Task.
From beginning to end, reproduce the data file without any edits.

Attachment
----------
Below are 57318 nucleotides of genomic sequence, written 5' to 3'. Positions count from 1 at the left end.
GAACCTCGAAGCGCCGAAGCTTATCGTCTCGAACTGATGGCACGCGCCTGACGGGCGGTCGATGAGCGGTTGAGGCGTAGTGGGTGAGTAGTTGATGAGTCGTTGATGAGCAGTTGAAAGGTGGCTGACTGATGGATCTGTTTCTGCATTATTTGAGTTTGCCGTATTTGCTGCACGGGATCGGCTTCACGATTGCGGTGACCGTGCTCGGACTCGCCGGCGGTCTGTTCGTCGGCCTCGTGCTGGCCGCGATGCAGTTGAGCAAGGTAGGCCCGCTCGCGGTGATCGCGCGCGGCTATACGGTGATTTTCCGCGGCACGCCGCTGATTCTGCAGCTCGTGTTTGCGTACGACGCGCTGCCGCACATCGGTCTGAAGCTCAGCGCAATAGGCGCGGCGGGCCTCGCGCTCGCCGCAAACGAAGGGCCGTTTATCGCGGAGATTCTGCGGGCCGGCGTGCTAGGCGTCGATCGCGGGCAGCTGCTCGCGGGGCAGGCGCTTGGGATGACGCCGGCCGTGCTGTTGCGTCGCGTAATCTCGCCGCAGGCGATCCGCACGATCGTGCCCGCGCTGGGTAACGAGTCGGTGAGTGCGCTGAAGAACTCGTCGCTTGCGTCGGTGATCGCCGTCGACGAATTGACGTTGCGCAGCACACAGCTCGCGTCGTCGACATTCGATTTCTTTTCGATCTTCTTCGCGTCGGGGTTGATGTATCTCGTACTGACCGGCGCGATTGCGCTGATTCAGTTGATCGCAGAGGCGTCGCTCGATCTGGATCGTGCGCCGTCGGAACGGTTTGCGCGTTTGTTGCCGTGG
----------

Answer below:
Below are 57318 nucleotides of genomic sequence, written 5' to 3'. Positions count from 1 at the left end.
GAACCTCGAAGCGCCGAAGCTTATCGTCTCGAACTGATGGCACGCGCCTGACGGGCGGTCGATGAGCGGTTGAGGCGTAGTGGGTGAGTAGTTGATGAGTCGTTGATGAGCAGTTGAAAGGTGGCTGACTGATGGATCTGTTTCTGCATTATTTGAGTTTGCCGTATTTGCTGCACGGGATCGGCTTCACGATTGCGGTGACCGTGCTCGGACTCGCCGGCGGTCTGTTCGTCGGCCTCGTGCTGGCCGCGATGCAGTTGAGCAAGGTAGGCCCGCTCGCGGTGATCGCGCGCGGCTATACGGTGATTTTCCGCGGCACGCCGCTGATTCTGCAGCTCGTGTTTGCGTACGACGCGCTGCCGCACATCGGTCTGAAGCTCAGCGCAATAGGCGCGGCGGGCCTCGCGCTCGCCGCAAACGAAGGGCCGTTTATCGCGGAGATTCTGCGGGCCGGCGTGCTAGGCGTCGATCGCGGGCAGCTGCTCGCGGGGCAGGCGCTTGGGATGACGCCGGCCGTGCTGTTGCGTCGCGTAATCTCGCCGCAGGCGATCCGCACGATCGTGCCCGCGCTGGGTAACGAGTCGGTGAGTGCGCTGAAGAACTCGTCGCTTGCGTCGGTGATCGCCGTCGACGAATTGACGTTGCGCAGCACACAGCTCGCGTCGTCGACATTCGATTTCTTTTCGATCTTCTTCGCGTCGGGGTTGATGTATCTCGTACTGACCGGCGCGATTGCGCTGATTCAGTTGATCGCAGAGGCGTCGCTCGATCTGGATCGTGCGCCGTCGGAACGGTTTGCGCGTTTGTTGCCGTGG